Monday, April 27, 2009

Interview w/ Self

Rob: What's up with you man, its been a minute since you updated your blog.
Self: I don't know, its like I've been in some kinda 'net isoloation lately.

Rob: So what have you been up to?
Self: Bro, its been a lot of cycling lately. I did something really cool weekend before last. I did the Cycle North Carolina Spring Ride down at Washington, NC. I camped out and rode 3 days covering 255 miles.

Rob: That's some good mileage.
Self: It was a real nice experience, doing the tent camping, waking up riding, and just hanging out w/ some of the nicest folks around. Also I saw a lot of recumbents.

Rob: What were some of the highlignts?
Self: The campsite was right on the river which was inspiring. Then on day 2 we did 108 miles which included a ferry ride across the Pamlico River.

Rob: So what's up next for you?
Self: I've got the White Lake Sprint coming up this weekend, then the White Lake half Ironman distance race the weekend after that. I attempted to treat the CNC weekend like a training camp, so I got in a couple of brick runs and swam once. I feel like White Lake should go good if I stay disciplined and taper correctly.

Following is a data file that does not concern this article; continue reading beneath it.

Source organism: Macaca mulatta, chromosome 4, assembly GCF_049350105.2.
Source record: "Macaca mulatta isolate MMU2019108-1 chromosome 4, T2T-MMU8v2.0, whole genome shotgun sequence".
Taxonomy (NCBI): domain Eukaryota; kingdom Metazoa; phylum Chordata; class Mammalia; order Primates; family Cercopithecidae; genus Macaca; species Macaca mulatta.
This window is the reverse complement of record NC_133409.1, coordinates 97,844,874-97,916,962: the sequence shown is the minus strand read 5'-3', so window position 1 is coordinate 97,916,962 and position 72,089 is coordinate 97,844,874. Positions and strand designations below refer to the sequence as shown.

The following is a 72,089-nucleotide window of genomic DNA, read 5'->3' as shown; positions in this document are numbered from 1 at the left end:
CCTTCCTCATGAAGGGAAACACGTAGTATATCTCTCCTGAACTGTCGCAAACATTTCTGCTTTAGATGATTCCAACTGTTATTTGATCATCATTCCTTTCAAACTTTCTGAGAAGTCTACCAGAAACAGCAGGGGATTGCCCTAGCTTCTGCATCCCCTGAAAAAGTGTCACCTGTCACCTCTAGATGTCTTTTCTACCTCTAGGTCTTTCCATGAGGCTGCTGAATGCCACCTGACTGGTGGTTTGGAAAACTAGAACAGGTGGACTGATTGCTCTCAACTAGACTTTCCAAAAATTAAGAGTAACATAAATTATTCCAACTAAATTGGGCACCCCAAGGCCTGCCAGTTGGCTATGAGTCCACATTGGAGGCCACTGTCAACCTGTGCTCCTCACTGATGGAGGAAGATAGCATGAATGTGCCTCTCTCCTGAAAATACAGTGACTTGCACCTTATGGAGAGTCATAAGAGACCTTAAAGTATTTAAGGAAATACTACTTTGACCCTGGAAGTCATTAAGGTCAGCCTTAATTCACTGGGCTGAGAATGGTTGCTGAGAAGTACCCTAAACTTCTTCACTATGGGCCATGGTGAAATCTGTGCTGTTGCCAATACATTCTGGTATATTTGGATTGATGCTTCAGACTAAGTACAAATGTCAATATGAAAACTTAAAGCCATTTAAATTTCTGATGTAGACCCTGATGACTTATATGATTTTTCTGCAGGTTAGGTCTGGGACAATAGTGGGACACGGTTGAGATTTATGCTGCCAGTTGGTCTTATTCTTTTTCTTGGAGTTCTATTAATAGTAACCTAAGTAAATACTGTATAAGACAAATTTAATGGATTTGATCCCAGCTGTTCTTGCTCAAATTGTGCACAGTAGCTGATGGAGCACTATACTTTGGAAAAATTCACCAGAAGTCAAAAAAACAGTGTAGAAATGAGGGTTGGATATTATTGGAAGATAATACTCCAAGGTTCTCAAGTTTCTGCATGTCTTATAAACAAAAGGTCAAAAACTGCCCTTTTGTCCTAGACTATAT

Rob: I know you're a gear geek, any new goodies lately?
Self: I guess the one really cool thing I'm waiting for is a new TT helmet. I know I'll be posing, since I'm just an age-grouper, but I always wanted one of those serious TT helmets.


Rob: Thanks for your time.
Self: No problemas bro.

Tuesday, March 24, 2009

Some Quick Takes on Biking


1. My bike ride tonight after work felt really good. I didn't push it, just logged about 1.5 hours and it felt like all stress, all worries, just went away. It felt so good.

2. I screwed up another carbon fork. The stem clamp left a gouge in the steerer. I torqued it to the correct amount. It was a Reynolds Pro Ouzo too. I already damaged my Profile Designs fork. I know I'm through w/ Deda Newton stems.

3. I got the hook up on a Thomson X2 stem for $50 off Craigslist. One good thing, I don't feel a sharp edge where the stem clamps to the steerer.

3. I raced the Azalea Festival Tri Saturday before last. The bike leg went good for me as I was 3rd out of 37 in my age-group.

4. I feel a lot faster when I run my disc wheel for tris.

5. Assos bibshorts are incredible. I really shouldn't have spent that much on cycling clothing but those FI.13 shorts are the real deal. I got in my first ride w/ them tonight.

6. I pimped my bike a little bit by replacing my bottom bracket to one w/ ceramic bearings.

7. I don't know how much it would help in training, but I think it'd be real cool to have a powermeter. I've been looking at the Quarq.

8. That's a bummer about LA crashing and winding up w/ a broken collarbone. That had to hurt like hell. I've had a few falls cycling and believe me it sucks.